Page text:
How to Cash in on Contact Center Failures

This is not some get rich quick scheme. If you’ve manage an aging contact center, then you’ve probably identified several inefficiencies which limit your success. Maybe it’s high agent turnover or absenteeism.  Maybe its call volumes that exceed contact center capacity. Whatever the reason, when troubles reduce the contact center to nothing more than a tightly managed expense, it becomes very difficult to ask for improvements. Responsible business leaders will always want to know how a big investment will either bring in more revenue or contribute to more profit. And herein lies the opportunity. When you transform contact center inefficiencies into proficiencies you are transforming money “wasted” into money saved. These savings can then be applied to contact center improvements. Improvements which increase customer lifetime value (more revenue) and lower operating costs (more profit). Here is one of many suggestions for how to do this.

One of the leading complaints contact center managers have is the lack of visibility into contact center operations. This is often caused by systems not designed to deliver management reporting. However, you can imagine the problems this creates for managers who are unable to analyze call volumes or determine how effective agents are in doing their work. This is further exasperated when you consider the impact of adding new digital channels like email and chat.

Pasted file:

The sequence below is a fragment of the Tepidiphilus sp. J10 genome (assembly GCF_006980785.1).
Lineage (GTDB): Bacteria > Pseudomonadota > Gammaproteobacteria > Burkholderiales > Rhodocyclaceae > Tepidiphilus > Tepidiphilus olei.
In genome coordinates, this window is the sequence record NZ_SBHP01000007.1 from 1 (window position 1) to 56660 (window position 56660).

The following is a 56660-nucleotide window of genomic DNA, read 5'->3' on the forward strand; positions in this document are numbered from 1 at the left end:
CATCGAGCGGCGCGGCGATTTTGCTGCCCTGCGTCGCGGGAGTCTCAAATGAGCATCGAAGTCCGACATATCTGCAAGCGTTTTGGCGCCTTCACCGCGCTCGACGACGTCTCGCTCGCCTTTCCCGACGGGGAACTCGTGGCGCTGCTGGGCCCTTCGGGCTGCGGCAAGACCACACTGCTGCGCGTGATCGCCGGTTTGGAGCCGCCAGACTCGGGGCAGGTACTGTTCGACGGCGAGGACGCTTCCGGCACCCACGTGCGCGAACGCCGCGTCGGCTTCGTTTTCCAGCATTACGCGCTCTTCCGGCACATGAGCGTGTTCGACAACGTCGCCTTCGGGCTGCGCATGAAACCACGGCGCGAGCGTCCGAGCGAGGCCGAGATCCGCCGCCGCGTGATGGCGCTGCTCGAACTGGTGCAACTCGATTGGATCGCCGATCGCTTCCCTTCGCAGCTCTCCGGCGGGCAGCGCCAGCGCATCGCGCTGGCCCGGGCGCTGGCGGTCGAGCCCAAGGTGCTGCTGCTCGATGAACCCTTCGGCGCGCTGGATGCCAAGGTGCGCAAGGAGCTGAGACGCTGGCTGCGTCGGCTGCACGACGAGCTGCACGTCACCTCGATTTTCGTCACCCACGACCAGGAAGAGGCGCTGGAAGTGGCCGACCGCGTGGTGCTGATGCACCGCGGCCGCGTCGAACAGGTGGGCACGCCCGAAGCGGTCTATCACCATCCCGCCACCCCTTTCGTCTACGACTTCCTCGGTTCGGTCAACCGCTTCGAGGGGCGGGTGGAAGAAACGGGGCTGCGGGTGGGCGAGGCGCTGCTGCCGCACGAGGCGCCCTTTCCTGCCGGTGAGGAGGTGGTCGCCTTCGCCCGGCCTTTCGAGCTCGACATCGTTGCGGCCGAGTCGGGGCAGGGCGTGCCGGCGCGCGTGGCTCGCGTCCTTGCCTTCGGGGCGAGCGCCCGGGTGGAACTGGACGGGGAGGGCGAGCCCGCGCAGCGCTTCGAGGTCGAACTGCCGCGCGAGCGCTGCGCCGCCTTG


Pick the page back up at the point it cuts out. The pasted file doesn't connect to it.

When using older contact center systems, you are likely to find inefficiencies in the areas of average handle times (AHT), first call resolution (FCR), and agent occupancy. Here is an example* of how improving these KPI’s can lead to big savings. Assume you can make a 15% improvement to average handle time, first call resolution, self-service rate and schedule adherence. The net effect of making these improvements would yield combined annual savings of over $150K. Plus, there are other potential gains by improving other KPI’s measuring cost, productivity, quality, efficiency, compliance, and customer satisfaction! These savings go along way to offsetting the cost of acquiring a new, modern contact center. Think of the possibilities.

To be clear, your results will vary. However, the concept is powerfully accurate. Small changes in efficiency can lead to big savings. So, if you want to make a compelling case to business leaders for modernizing your contact center, be prepared to show how improvements will translate into revenue and profit.

For more information on standardized contact center KPI’s and how to construct a modernization business case, consider reviewing these articles “Top KPIs for Managing Customer Service, Sales and Collections Contact Centers” and “Building a Business Case for Cloud-based Contact Center Solutions”.

*Our example is based on a hypothetical, 15-seat contact center servicing roughly 3,000 weekly interactions. Current AHT is 9.65 min, 74% FCR, 80% Schedule Adherence and a 15% Self-service rate -- plus too many other variables to document here.